After a hailstorm, potential yield loss in a soybean crop can result from (1) leaf area reduction, (2) plant bruising, or (3) stand loss. The severity of each of these factors is important to accurately assess the extent of hail damage and how yield potential will likely be affected. Depending on the timing and growth habit of soybeans, there is a good chance for soybean plants with growing points still intact to make a full recovery.
It takes about 4 to 7 days to see regrowth on soybeans after hail. Evaluating the health of the growing point can be done soon after the storm, but to more accurately assess potential yield loss from hail, soybean plants should be evaluated 7 to 10 days after the storm.1 At that time, it should be possible to more accurately distinguish between living plants and plants unable to withstand the hail damage itself or subsequent disease infection.
If the soybean crop was damaged before flowering, plants may not be significantly affected by loss of leaf area (Table 1). Soybean plants have an extraordinary ability to compensate for damaged leaves or reduced stands. If either the stem apex (growing point at the top) or axillary buds (located at the juncture of the stem and leaves) remain intact after the hail event, new branches and leaves can be produced even though the hail may have destroyed nearly all the above-ground foliage (Figure 1).
Leaf damage usually looks worse than it really is, especially in the first few days after the storm passes. Shredded leaves that remain green and attached to the plant will often continue to produce photosynthates (Figure 2). Additionally, soybean loss estimates can be complicated because potential effects of lower stem bruising (which may lead to lodging later in the growing season) can be difficult to evaluate. Bruising may also allow an avenue for infection, which can affect plant health and productivity.
Because soybean plants have the ability to recover by branching out after a hail event, potential yield loss from stand reduction during early growth stages is not of major concern. If severe stand losses occur, replanting may be a viable option. Fields with a uniform stand of 90,000 plants per acre may realize full yield potential.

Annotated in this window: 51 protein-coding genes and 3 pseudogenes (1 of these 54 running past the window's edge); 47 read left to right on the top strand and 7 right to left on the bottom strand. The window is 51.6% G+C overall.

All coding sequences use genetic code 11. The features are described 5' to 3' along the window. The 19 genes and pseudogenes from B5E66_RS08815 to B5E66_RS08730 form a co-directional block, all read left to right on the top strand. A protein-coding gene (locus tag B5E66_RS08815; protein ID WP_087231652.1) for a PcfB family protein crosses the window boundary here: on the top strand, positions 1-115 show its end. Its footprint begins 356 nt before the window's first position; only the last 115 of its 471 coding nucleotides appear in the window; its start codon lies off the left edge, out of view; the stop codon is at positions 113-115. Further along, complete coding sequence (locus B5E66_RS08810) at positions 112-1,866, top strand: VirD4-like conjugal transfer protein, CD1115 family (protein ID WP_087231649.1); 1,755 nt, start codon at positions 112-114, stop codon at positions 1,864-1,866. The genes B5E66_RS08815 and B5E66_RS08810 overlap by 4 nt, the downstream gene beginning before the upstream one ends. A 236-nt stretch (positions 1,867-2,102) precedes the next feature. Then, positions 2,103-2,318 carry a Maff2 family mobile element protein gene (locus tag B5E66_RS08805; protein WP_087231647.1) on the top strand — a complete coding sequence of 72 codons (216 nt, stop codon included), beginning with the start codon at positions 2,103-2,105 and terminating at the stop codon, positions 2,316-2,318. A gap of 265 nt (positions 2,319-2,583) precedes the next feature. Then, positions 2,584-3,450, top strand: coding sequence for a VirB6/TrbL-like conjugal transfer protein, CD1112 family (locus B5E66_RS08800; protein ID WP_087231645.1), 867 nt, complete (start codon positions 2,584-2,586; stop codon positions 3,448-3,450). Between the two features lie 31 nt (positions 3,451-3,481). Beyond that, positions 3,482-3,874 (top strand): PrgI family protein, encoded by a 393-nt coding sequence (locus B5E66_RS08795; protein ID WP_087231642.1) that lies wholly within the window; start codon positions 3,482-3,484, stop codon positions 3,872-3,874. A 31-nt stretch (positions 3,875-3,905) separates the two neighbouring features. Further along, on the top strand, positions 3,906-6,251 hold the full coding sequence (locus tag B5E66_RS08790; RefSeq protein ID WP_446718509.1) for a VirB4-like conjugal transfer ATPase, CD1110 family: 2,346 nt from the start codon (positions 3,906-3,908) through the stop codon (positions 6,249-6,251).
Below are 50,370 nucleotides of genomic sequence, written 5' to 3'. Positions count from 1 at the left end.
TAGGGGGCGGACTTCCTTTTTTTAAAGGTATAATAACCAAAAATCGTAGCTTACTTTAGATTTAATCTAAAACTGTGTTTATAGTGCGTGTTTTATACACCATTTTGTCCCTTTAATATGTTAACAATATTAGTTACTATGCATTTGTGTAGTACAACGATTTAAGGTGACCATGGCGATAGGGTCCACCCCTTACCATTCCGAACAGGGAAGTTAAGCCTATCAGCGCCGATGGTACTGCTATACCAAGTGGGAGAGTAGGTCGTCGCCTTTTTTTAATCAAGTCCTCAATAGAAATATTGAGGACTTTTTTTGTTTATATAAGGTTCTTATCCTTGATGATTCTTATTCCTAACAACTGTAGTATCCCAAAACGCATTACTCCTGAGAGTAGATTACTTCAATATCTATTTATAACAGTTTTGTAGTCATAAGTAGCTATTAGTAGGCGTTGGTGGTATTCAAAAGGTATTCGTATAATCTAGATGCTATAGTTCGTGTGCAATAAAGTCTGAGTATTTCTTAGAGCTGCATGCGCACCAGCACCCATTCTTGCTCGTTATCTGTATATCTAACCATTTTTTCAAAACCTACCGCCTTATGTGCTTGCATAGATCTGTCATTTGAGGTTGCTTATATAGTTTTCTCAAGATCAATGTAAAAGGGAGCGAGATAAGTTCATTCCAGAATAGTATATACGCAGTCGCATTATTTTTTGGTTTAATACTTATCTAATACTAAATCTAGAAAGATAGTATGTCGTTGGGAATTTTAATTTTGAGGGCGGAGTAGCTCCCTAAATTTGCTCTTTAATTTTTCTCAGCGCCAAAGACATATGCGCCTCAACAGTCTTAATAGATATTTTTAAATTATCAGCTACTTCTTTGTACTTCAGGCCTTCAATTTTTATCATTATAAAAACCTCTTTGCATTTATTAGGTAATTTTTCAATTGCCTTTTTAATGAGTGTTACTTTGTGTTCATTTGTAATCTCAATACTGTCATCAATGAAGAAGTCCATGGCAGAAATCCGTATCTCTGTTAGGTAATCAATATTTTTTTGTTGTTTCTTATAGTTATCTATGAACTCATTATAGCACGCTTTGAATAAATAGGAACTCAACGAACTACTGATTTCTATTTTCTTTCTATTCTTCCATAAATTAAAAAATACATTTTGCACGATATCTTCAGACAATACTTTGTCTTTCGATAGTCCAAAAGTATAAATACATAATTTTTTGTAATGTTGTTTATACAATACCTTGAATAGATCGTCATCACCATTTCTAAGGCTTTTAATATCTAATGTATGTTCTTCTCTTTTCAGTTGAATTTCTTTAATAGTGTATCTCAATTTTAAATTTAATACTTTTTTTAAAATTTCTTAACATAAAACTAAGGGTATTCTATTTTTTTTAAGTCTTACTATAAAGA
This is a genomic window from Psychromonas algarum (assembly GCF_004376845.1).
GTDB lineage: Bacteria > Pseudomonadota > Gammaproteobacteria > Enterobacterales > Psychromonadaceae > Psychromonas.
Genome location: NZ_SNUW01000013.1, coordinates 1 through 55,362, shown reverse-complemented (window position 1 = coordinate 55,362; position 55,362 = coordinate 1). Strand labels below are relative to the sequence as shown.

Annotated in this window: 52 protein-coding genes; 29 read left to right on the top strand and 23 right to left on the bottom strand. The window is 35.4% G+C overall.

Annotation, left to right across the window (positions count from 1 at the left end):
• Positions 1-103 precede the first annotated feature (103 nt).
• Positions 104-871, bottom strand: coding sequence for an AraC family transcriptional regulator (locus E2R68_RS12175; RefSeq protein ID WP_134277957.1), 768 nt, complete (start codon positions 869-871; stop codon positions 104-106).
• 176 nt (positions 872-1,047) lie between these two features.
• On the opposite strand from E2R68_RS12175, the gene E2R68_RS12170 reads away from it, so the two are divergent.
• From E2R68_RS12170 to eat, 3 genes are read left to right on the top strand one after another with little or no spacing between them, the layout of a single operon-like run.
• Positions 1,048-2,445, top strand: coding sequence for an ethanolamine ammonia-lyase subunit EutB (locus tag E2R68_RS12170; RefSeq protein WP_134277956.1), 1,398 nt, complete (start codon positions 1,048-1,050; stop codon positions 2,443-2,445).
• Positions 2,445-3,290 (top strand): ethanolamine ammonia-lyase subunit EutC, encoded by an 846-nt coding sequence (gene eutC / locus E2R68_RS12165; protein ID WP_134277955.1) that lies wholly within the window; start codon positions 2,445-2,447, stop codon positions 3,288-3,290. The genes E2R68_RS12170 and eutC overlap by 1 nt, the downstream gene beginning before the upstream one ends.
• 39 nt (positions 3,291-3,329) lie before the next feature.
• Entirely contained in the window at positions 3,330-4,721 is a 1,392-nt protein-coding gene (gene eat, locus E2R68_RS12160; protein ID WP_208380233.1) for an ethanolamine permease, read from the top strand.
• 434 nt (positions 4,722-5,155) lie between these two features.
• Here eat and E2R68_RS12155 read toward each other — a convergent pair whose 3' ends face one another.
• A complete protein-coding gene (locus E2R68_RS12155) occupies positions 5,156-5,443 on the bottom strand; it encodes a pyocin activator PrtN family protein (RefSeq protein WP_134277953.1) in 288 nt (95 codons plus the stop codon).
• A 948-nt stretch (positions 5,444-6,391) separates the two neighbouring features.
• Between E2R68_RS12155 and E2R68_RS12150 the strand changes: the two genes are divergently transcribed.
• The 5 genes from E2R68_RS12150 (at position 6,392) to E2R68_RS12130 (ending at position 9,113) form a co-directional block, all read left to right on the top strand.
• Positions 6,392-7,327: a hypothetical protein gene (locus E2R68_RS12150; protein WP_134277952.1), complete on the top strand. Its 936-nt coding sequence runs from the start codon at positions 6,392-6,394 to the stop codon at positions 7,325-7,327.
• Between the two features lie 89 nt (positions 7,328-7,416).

Estimating Potential Yield Loss
Defoliation, stand loss, plant bruising, possible disease infection of damaged plants, lodging later in the season, and environmental conditions during the remainder of the growing season are factors involved in estimating potential yield loss. Generally, soybean varieties with determinate growth have less opportunity to compensate for flower and pod loss and could be at greater risk for yield loss from defoliation in later vegetative stages.2
Growers should scout for bacterial diseases, stem rot, and other foliar diseases after a hail event.3 Fungicide application cannot recover yield potential lost due to hail damage; however, application of fungicide either shortly before the hail event or very soon after could limit the negative effects of hail damage. A fungicide, such as Delaro® 325 SC, can increase the plant's stress tolerance after a hail event. Fungicides help fight fungal pathogens that readily feast on weak and/or dead plant tissue caused by hail damage. Additionally, the strobilurin component of Delaro boosts the formation of callus tissue which helps heal wounded plants, creating a barrier that could enhance the recovery and preserve plant productivity.
Delaro® 325 SC fungicide is labeled for managing diseases such as frogeye leaf spot, brown spot, white mold and aerial blight. Consider forecasted conditions, soybean growth stage, and disease presence before applying a fungicide. To learn more about Delaro® fungicide, please visit https://www.cropscience.bayer.us/products/fungicides/delaro and contact your retailer.
Additionally, soybean fields should be scouted for lodging due to weakened stems and rot. Late-season weed flushes can also be a concern due to increased light penetration in defoliated areas. Expected yield loss figures due to damaged or missing plants are only estimates. True yield loss from a hailstorm cannot be fully determined until harvest.
1Shapiro, C.A., Peterson, T.A., and Flowerday, A.D. 1985. Soybean yield loss due to hail damage. University of Nebraska NebGuide G85-762.
2Ciampitti, I. and Roozeboom, K. 2014. Assessing hail damage on soybeans. K-State Research and Extension. Issue 459.
3Markell, S., Friskop, A., and Ransom, J. 2016. Fungicide use on hail damaged corn and soybeans. North Dakota State University. ag.ndsu.edu
Conley, S., Pedersen, P., and Christmas, E.P. 2009. Main-stem node removal effect on soybean seed yield and composition. Agronomy Journal. Vol. 101(1):120-123.
Pedersen, P. 2004. Soybean growth and development. Iowa State University Extension. PM 1945.
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